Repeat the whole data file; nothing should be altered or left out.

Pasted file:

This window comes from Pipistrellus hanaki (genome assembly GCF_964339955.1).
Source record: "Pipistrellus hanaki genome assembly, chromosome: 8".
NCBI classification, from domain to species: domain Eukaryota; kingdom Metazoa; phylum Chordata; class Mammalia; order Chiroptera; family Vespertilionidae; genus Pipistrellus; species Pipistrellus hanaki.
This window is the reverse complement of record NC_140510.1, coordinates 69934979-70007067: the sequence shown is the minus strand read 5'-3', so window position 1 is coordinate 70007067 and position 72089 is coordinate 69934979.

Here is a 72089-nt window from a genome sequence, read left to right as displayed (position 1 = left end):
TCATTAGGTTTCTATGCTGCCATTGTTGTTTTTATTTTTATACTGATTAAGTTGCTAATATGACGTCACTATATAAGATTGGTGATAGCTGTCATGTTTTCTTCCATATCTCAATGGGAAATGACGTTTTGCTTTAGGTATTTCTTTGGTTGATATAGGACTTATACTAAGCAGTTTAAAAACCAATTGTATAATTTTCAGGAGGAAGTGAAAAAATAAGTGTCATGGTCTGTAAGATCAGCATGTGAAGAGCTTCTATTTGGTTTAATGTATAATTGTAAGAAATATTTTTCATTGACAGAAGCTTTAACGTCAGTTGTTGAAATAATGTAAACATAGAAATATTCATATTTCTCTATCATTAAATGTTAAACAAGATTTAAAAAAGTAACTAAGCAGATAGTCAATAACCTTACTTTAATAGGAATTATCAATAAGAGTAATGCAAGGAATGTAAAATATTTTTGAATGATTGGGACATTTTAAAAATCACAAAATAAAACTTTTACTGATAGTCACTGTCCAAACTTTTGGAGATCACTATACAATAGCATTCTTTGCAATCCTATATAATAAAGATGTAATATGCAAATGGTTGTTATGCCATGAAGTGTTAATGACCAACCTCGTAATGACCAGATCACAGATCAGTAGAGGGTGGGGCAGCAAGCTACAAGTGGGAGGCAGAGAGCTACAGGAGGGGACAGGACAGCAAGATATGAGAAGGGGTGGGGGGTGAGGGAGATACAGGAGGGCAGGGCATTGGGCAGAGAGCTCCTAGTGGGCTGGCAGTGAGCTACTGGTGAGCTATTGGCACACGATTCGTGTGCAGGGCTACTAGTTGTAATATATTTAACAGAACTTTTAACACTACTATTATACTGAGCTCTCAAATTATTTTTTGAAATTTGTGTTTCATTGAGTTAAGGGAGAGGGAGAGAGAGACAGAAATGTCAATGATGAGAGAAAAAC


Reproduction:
This window comes from Pipistrellus hanaki (genome assembly GCF_964339955.1).
Source record: "Pipistrellus hanaki genome assembly, chromosome: 8".
NCBI classification, from domain to species: domain Eukaryota; kingdom Metazoa; phylum Chordata; class Mammalia; order Chiroptera; family Vespertilionidae; genus Pipistrellus; species Pipistrellus hanaki.
This window is the reverse complement of record NC_140510.1, coordinates 69934979-70007067: the sequence shown is the minus strand read 5'-3', so window position 1 is coordinate 70007067 and position 72089 is coordinate 69934979.

Here is a 72089-nt window from a genome sequence, read left to right as displayed (position 1 = left end):
TCATTAGGTTTCTATGCTGCCATTGTTGTTTTTATTTTTATACTGATTAAGTTGCTAATATGACGTCACTATATAAGATTGGTGATAGCTGTCATGTTTTCTTCCATATCTCAATGGGAAATGACGTTTTGCTTTAGGTATTTCTTTGGTTGATATAGGACTTATACTAAGCAGTTTAAAAACCAATTGTATAATTTTCAGGAGGAAGTGAAAAAATAAGTGTCATGGTCTGTAAGATCAGCATGTGAAGAGCTTCTATTTGGTTTAATGTATAATTGTAAGAAATATTTTTCATTGACAGAAGCTTTAACGTCAGTTGTTGAAATAATGTAAACATAGAAATATTCATATTTCTCTATCATTAAATGTTAAACAAGATTTAAAAAAGTAACTAAGCAGATAGTCAATAACCTTACTTTAATAGGAATTATCAATAAGAGTAATGCAAGGAATGTAAAATATTTTTGAATGATTGGGACATTTTAAAAATCACAAAATAAAACTTTTACTGATAGTCACTGTCCAAACTTTTGGAGATCACTATACAATAGCATTCTTTGCAATCCTATATAATAAAGATGTAATATGCAAATGGTTGTTATGCCATGAAGTGTTAATGACCAACCTCGTAATGACCAGATCACAGATCAGTAGAGGGTGGGGCAGCAAGCTACAAGTGGGAGGCAGAGAGCTACAGGAGGGGACAGGACAGCAAGATATGAGAAGGGGTGGGGGGTGAGGGAGATACAGGAGGGCAGGGCATTGGGCAGAGAGCTCCTAGTGGGCTGGCAGTGAGCTACTGGTGAGCTATTGGCACACGATTCGTGTGCAGGGCTACTAGTTGTAATATATTTAACAGAACTTTTAACACTACTATTATACTGAGCTCTCAAATTATTTTTTGAAATTTGTGTTTCATTGAGTTAAGGGAGAGGGAGAGAGAGACAGAAATGTCAATGATGAGAGAAAAAC